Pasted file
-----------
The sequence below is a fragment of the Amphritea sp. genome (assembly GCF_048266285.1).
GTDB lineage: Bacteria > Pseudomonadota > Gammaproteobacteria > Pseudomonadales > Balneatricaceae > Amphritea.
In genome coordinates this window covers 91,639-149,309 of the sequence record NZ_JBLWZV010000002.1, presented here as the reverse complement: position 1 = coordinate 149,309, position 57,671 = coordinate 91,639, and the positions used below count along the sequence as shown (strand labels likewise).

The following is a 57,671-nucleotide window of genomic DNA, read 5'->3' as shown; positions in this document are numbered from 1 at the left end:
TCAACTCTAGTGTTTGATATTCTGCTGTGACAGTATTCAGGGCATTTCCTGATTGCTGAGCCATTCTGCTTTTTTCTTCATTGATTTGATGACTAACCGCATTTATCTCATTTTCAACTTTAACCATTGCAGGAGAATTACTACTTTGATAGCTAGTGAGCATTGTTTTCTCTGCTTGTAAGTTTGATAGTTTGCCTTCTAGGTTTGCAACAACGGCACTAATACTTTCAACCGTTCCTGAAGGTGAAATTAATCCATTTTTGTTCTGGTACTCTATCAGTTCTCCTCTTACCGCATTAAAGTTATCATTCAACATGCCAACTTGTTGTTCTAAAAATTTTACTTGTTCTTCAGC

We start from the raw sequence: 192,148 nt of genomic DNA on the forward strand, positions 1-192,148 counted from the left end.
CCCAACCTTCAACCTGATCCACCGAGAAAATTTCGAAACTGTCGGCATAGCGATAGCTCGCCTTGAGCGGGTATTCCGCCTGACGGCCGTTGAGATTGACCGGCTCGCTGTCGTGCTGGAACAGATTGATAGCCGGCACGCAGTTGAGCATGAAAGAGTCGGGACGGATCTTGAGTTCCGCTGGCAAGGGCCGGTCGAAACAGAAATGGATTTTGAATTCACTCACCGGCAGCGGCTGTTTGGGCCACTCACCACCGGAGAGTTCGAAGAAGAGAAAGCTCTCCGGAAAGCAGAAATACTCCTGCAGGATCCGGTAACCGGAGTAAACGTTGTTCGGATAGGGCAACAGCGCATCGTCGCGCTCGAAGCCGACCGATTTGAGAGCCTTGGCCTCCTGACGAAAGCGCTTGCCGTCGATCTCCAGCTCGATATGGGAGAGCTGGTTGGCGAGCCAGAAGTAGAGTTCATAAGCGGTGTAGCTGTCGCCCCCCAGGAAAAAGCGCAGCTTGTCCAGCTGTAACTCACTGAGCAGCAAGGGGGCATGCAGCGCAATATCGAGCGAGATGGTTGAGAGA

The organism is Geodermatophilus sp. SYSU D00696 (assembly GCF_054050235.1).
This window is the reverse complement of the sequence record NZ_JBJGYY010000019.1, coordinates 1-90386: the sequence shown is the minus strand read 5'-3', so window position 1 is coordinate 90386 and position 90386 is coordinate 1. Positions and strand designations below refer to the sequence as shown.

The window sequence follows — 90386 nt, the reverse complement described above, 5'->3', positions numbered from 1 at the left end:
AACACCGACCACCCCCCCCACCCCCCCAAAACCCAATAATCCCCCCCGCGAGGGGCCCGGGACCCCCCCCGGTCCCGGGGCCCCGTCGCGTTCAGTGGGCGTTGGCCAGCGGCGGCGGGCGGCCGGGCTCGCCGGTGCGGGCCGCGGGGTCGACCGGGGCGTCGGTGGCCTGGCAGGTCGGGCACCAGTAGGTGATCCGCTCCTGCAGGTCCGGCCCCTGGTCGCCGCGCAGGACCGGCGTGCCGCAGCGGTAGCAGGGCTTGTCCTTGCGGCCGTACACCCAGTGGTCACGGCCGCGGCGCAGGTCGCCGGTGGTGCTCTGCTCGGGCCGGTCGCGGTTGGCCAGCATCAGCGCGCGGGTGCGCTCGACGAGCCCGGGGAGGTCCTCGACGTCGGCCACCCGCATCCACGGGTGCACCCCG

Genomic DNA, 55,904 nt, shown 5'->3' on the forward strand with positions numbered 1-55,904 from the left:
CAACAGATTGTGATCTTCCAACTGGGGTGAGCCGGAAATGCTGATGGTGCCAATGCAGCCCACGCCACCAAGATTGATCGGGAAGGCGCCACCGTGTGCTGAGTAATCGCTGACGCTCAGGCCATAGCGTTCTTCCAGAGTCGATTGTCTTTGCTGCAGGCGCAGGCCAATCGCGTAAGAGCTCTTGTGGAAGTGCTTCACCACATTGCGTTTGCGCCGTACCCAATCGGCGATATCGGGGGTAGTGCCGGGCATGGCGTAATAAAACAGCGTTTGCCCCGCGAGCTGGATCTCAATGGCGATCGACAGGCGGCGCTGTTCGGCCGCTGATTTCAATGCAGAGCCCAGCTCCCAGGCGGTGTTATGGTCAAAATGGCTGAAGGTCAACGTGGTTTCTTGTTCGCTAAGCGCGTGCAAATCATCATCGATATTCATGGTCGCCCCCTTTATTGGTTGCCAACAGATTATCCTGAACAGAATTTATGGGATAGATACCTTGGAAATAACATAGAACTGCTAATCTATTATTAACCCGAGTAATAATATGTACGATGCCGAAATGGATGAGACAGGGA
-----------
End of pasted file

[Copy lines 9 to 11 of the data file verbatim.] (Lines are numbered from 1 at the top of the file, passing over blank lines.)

This window is the reverse complement of the sequence record NZ_JBJGYY010000019.1, coordinates 1-90386: the sequence shown is the minus strand read 5'-3', so window position 1 is coordinate 90386 and position 90386 is coordinate 1. Positions and strand designations below refer to the sequence as shown.

The window sequence follows — 90386 nt, the reverse complement described above, 5'->3', positions numbered from 1 at the left end:
AACACCGACCACCCCCCCCACCCCCCCAAAACCCAATAATCCCCCCCGCGAGGGGCCCGGGACCCCCCCCGGTCCCGGGGCCCCGTCGCGTTCAGTGGGCGTTGGCCAGCGGCGGCGGGCGGCCGGGCTCGCCGGTGCGGGCCGCGGGGTCGACCGGGGCGTCGGTGGCCTGGCAGGTCGGGCACCAGTAGGTGATCCGCTCCTGCAGGTCCGGCCCCTGGTCGCCGCGCAGGACCGGCGTGCCGCAGCGGTAGCAGGGCTTGTCCTTGCGGCCGTACACCCAGTGGTCACGGCCGCGGCGCAGGTCGCCGGTGGTGCTCTGCTCGGGCCGGTCGCGGTTGGCCAGCATCAGCGCGCGGGTGCGCTCGACGAGCCCGGGGAGGTCCTCGACGTCGGCCACCCGCATCCACGGGTGCACCCCG